Dress Your Salad Healthy: when it comes to salad dressing, less is more

Assortment of salad dressings

The average salad dressing has over 20 ingredients; with a quarter of them typically being unpronounceable. Is that necessary? With far more calories and over double the sugar, what benefits are store-bought salad dressings lending us, besides a whole lot of extra filler? By creating your own concoctions, you can tailor them to fit your lifestyle. Whether you’re diabetic, gluten-free, or just eating clean, making your own dressings is a fabulous way to give new life to an old summer meal—while keeping health a priority.

Why bother dousing a healthy salad with unhealthy dressing?

There are a handful of ingredients that should be avoided in any salad dressing, and there are plenty of nutritious alternatives that can be used for making your own. So let’s start with a few ingredients to avoid:

1-      Titanium dioxide. Even the name sounds sketchy. Besides being classified by the International Agency for Research on Cancer as a Group 2B carcinogen (possibly carcinogen to humans)[1], it has also been proven to cause respiratory tract issues, tumors, and other types of cell damage.[2]  Also, it’s not just found in salad dressing. It’s present in many toothpastes, gum, sunscreen, and shaving creams.[3] Awesome.

2-      Partially hydrogenated oils (PHOs). In other words, trans-fat. Trans-fat has been linked to an increased risk of coronary heart disease,[4] and the Center for Disease Control urges that a “further reduction of trans fat in the food supply can prevent an additional 7,000 deaths from heart disease each year and up to 20,000 heart attacks each year.”[5]

3-      High-fructose corn syrup. Besides the fact that almost 100% of this ingredient in genetically modified, corn syrup is extremely high on the glycemic index.[6] It’s an incredibly cheap sweetener,[7] and most processed food manufacturers love it because of that reason alone. It’s been proven to become addictive to regular consumers (rats display the same addictive behaviours to it as they do to cocaine),[8] and it’s just plain gaggy.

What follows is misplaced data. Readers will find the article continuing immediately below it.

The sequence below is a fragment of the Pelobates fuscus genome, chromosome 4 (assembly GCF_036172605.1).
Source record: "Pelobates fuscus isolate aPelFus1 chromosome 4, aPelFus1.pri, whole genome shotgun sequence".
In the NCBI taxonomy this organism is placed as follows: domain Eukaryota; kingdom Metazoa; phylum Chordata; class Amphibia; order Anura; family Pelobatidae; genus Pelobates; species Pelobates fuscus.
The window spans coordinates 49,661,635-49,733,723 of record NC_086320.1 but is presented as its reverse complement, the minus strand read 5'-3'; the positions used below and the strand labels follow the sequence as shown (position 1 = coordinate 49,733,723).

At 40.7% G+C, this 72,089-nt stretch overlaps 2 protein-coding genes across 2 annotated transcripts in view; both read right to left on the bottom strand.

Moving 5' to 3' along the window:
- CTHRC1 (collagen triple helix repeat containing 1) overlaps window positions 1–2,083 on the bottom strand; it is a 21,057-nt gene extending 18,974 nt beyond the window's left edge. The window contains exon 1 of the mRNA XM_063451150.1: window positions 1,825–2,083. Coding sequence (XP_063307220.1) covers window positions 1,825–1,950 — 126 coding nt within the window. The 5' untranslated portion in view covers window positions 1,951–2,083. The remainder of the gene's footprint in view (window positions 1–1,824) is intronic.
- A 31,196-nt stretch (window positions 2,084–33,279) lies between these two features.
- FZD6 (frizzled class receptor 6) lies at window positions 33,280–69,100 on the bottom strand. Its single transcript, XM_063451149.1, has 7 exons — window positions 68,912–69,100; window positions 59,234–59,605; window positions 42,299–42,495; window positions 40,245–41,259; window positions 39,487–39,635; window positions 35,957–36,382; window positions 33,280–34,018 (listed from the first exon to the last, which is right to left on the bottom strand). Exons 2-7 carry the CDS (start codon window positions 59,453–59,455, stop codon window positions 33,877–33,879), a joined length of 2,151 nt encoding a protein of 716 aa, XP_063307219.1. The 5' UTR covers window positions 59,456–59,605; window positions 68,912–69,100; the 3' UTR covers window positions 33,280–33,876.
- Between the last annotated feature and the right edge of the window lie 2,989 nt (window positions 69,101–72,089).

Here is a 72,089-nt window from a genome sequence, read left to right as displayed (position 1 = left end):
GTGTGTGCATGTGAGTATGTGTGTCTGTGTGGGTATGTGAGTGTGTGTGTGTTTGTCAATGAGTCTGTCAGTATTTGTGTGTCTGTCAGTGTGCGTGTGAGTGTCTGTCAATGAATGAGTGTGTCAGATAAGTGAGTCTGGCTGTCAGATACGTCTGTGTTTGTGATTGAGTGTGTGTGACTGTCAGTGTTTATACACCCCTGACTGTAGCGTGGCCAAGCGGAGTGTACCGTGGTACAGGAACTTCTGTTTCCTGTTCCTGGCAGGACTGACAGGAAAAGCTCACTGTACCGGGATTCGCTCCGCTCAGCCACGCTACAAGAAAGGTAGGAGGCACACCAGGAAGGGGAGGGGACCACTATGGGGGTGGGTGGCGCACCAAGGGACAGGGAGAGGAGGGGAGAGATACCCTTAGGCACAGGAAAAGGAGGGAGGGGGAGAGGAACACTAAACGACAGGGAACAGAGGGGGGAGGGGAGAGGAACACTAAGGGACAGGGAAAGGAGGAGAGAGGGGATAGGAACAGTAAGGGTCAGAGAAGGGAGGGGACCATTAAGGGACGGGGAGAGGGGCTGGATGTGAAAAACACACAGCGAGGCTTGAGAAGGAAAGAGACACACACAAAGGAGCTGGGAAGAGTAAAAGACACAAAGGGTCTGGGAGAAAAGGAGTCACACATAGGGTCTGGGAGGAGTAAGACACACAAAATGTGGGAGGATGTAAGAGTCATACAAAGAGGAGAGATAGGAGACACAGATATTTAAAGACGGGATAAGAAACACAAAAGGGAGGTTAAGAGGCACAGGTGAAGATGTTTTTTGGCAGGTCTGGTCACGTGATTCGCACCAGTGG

I’m literally gagging right now just thinking about it.

Now that we’ve identified some of the nastier ingredients found in commercial dressings, what are some ingredients that you can use to make healthy ones?

1-      Cold-pressed oils. Oils like olive, grapeseed, avocado, and hemp are great for using in salad dressings. Always avoid vegetable oil.

2-      Vinegar. Vinegars that are great to use include balsamic, white wine, red wine, and apple cider.

3-      Quality sweeteners. These include honey, maple syrup, agave, and brown rice. They are pure in ingredients, and lower on the glycemic index than (gag) high fructose corn syrup (HFCS).

4-      Fresh herbs. These are what really make a salad dressing pop. You can use any and all, but my faves include Italian parsley, mint, basil, and cilantro.

Salad Dressing

Here’s one of my favorite recipes to get you started—my neighbor complimented me on it just yesterday. (Thanks, Marlene!) Its super easy to make, and stores well on your counter for up to 2 weeks. It makes about one cup.

1/3 cup olive oil

¼ cup balsamic vinegar

1 tbsp. Dijon mustard

1 tbsp. maple syrup

½ tsp. cayenne pepper

Mix together well and drizzle accordingly. Happy Friday, everyone!

For more recipes, check out my book, Happy Healthy Gut.

References:

[1] http://www.ccohs.ca/headlines/text186.html

[2] http://www.ccohs.ca/headlines/text186.html

[3] http://pubs.acs.org/doi/abs/10.1021/es204168d

[4] http://www.fda.gov/ForConsumers/ConsumerUpdates/ucm372915.htm

[5] http://www.fda.gov/ForConsumers/ConsumerUpdates/ucm372915.htm

[6] http://www.ncbi.nlm.nih.gov/pubmed/2695593

[7] http://www.ncbi.nlm.nih.gov/pubmed/2695593

[8] http://www.healthline.com/health-news/tech-sugar-and-fat-may-be-as-addictive-as-cocaine-052213

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